Alas, Argyle’s reaction was the complete opposite. As soon as their premier playmaker was sent from the field, every player to a man seemed to lose their heads. Nobody took control, nobody showed leadership, and nobody played for the next five minutes as well as they had for the first 70.
The collapse itself happened in the blink of an eye. Rushed clearances were the order of the day, and Argyle scarcely looked capable of calming things down just by keeping the ball for a few moments. They could easily have done so after kicking off following Ipswich’s equaliser, for example. Both of those are mental issues, and clear and obvious examples of the sheer terror in Argyle players’ minds following Mayor’s dismissal.
Lowe mentioned after the game that Argyle would’ve had players blocking both of Ipswich’s goals had Mayor been on the field. I’m not convinced. But I’m certainly confident that Argyle would’ve avoided the issue entirely had they not lost their minds in the wake of the red card.
How do you stop the rot?
Well, that’s the million-dollar question, isn’t it?
A dip into the transfer market must surely now be in the offing with January just around the corner. Each of Argyle’s defenders has shown they have talent this season, but few of them have demonstrated any level of leadership. Niall Canavan is perhaps the exception, but he doesn’t seem to have Lowe’s trust at the moment, particularly after the mistakes against Rochdale in midweek. It may sound simplistic, but I wouldn’t be against the idea of a big noisy b*stard coming into Argyle’s defence this winter. A Sonny Bradley type player would be just what this team needs.
The management also have to be questioned on a run like this. I’m not calling for Lowe’s head at this time; that would be a knee-jerk reaction to the extreme. But it’s clear that work needs to be done on game management, and it’s been clear for a while. To respond to a red card, that was already ridiculous, by conceding two goals in as many minutes against a team who hadn’t scored in over five hours of football is unacceptable. I remarked after the final whistle that this was some of the worst game management I had ever seen, and I stand by that claim.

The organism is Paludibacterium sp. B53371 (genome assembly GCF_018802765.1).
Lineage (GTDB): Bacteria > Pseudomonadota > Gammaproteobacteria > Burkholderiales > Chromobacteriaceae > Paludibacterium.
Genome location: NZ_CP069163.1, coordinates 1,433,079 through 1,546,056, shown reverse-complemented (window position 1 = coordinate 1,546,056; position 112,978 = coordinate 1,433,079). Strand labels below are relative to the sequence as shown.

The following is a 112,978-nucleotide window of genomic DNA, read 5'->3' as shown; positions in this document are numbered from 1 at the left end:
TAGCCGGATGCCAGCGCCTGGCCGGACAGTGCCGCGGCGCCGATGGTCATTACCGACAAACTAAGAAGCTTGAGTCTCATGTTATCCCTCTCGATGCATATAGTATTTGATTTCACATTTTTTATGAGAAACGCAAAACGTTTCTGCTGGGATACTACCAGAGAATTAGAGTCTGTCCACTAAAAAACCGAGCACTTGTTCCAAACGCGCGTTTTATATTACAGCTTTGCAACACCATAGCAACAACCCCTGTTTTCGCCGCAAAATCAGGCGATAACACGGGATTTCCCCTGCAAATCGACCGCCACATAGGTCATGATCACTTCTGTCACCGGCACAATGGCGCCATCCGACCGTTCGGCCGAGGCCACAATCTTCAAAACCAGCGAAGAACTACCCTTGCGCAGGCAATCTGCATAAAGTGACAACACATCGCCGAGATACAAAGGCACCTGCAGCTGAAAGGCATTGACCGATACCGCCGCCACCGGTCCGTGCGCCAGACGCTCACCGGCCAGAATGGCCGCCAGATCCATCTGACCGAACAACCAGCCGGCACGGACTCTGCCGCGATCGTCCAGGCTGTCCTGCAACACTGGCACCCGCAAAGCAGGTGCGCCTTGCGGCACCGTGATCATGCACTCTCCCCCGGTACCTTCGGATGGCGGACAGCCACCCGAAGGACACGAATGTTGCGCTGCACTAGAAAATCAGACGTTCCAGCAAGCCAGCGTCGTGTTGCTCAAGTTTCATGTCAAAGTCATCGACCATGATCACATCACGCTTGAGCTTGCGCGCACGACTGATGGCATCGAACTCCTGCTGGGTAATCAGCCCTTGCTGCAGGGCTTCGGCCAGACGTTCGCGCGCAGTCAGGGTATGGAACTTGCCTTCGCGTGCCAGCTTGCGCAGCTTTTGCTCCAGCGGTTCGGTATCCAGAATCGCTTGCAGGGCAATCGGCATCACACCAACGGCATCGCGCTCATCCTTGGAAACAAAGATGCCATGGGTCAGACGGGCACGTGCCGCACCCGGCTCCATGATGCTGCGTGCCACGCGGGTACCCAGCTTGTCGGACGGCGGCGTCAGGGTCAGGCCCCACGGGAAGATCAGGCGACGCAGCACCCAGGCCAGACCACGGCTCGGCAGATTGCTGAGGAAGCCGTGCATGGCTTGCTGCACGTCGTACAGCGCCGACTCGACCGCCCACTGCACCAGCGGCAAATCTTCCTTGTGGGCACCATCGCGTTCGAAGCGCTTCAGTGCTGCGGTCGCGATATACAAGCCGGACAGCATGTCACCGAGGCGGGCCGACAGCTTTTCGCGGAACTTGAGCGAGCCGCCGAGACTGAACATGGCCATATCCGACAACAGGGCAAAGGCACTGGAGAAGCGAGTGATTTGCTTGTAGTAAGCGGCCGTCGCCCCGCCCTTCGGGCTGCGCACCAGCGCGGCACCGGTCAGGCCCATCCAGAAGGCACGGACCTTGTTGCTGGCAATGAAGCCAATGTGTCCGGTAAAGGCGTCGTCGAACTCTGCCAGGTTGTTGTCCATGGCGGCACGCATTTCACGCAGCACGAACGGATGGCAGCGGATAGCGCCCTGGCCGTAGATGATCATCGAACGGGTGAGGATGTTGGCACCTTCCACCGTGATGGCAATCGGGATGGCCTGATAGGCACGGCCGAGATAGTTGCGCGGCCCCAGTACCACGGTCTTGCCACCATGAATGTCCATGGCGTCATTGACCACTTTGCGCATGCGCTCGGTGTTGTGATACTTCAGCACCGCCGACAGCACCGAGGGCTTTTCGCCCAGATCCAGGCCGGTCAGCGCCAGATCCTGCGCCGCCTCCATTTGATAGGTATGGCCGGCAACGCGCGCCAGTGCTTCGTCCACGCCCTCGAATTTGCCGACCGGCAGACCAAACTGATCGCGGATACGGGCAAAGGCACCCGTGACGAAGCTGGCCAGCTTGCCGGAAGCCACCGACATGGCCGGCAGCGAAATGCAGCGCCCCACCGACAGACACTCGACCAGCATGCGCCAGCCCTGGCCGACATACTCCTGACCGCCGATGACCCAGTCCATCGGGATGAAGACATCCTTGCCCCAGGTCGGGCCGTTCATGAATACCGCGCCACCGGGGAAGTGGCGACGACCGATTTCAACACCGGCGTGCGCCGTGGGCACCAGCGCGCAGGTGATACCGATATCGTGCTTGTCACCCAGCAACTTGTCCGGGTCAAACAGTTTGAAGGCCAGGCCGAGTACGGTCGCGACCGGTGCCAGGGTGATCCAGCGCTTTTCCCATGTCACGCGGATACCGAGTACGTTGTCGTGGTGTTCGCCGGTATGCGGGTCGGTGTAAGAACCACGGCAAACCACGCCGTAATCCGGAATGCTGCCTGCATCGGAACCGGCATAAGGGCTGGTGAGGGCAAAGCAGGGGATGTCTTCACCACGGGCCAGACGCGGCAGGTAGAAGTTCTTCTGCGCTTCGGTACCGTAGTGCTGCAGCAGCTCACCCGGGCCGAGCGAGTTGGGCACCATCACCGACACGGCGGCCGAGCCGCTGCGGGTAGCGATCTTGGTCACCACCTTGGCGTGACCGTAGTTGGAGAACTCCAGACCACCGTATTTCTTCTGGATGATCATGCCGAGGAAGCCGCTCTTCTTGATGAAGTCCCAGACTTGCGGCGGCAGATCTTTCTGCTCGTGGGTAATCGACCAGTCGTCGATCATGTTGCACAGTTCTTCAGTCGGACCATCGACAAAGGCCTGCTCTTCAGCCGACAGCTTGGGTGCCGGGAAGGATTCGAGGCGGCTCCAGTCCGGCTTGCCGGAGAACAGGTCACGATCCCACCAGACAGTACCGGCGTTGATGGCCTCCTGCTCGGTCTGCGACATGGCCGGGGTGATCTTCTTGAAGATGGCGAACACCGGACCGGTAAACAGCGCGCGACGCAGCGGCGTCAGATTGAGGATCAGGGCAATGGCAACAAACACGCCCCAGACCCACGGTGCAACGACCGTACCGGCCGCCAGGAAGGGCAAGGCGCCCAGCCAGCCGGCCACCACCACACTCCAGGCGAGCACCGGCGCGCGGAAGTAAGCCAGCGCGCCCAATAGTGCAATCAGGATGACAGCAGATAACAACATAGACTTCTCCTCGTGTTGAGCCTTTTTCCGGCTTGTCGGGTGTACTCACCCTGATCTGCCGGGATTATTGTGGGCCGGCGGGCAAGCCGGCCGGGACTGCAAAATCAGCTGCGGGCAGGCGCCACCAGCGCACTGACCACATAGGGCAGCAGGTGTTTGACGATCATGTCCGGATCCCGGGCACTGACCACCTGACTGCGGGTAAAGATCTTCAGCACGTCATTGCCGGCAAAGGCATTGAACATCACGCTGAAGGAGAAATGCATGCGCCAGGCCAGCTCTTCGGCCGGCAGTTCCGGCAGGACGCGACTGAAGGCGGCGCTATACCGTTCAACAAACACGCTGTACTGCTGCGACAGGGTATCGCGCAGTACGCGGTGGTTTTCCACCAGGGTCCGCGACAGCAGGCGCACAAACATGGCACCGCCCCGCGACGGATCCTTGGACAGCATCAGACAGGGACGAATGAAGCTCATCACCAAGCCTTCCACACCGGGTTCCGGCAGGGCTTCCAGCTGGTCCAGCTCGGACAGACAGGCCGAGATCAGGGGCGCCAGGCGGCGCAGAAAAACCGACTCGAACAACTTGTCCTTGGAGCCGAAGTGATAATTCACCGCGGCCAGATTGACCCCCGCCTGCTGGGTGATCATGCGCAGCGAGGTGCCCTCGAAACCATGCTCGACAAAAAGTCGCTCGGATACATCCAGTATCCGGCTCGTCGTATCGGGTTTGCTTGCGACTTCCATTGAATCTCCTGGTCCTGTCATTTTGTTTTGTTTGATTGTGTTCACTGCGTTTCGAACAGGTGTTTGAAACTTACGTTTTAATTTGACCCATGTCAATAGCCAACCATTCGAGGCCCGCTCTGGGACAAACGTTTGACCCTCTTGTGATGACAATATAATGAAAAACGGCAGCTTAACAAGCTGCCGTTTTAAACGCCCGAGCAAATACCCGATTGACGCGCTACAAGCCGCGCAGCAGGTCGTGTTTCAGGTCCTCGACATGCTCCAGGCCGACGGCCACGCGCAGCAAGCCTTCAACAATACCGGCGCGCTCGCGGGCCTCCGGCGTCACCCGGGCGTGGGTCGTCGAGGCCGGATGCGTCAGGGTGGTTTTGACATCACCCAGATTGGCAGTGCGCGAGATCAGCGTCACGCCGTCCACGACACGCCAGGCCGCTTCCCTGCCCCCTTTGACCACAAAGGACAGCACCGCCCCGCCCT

As painful as it may be, it may simply be a case of learning from experience. Ipswich’s two goals on Saturday, Nolan’s in particular, were superb finishes. Had they not found the net, we’d have been praising an Argyle side capable of winning in the face of adversity, rather than dissecting a capitulation. And Argyle have shown they can “win ugly” before. Think Blackpool this season, or the trips to Cheltenham and Forest Green last term. Maybe Argyle just need to get through a similar game again to get the confidence flowing.
Blame certainly needs to be shared. Argyle’s players have natural talent, but how good can they really be considered as footballers without the concentration and composure to back up their skills? Similarly, Ryan Lowe is a good young manager with a bright future ahead of him, but if he had the foresight to take a tiring and booked Mayor off the field, a horrible situation may have been avoided. Clearly, he still has a lot to learn.
Argyle have all the tools to be a success at this level. But as I say, they will not become the force they have the potential to without sorting out their glaring mental deficiencies.